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That’ll be a kettle of worms

Kettle of Fish

Kettle of Fish (Photo credit: Wikipedia)

This gem is a mixture of “a fine kettle of fish” and “a can of worms”, both meaning to describe a difficult situation or problem.  My guess is that the speaker was also confusing worms with fish, as worms are bait for fish.  Similar malaphors at this site are “I’ve opened up a can of beans” (7/31/13 compliments of Denita) and “that’s a real ball of worms” (12/18/12, submitted by Paula Fow).  Thanks to Barry Eigen who sent this one in, and added that if the speaker had only said “a fine kettle of worms”, the malaphor would have been perfect.   Perfection is elusive.

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2 Comments on “That’ll be a kettle of worms”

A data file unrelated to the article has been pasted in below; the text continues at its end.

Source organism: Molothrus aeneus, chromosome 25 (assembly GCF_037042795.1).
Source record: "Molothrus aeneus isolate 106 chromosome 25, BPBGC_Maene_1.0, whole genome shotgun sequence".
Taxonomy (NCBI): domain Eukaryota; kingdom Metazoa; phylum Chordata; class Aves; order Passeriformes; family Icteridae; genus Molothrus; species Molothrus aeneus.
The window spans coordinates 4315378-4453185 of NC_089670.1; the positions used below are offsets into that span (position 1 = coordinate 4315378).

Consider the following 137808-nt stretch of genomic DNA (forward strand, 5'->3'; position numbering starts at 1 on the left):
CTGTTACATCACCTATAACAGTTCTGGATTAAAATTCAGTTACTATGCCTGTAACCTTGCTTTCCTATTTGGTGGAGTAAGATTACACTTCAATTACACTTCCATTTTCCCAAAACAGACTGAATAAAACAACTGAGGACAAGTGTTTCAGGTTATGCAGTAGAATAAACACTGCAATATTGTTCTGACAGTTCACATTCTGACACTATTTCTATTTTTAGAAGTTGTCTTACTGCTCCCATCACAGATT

1. Clive George says:

    “Different kettle of fish”, not a “fine kettle of fish”. Kettle of worms can also be used deliberately – different kettle of fish doesn’t imply it’s difficult, can of worms does, combining them implies it’s both different and awful.

    • davemalaphor says:

      Clive,
      Could be “different kettle of fish” in the mix but I think “fine kettle” is more likely. A fine kettle of fish is defined as a difficult situation, and is more of a congruent conflation with can of worms. Kettle of worms is a malaphor (unless of course it is said deliberately, and then it would not. Malaphors are unintentional blends of idioms or phrases.


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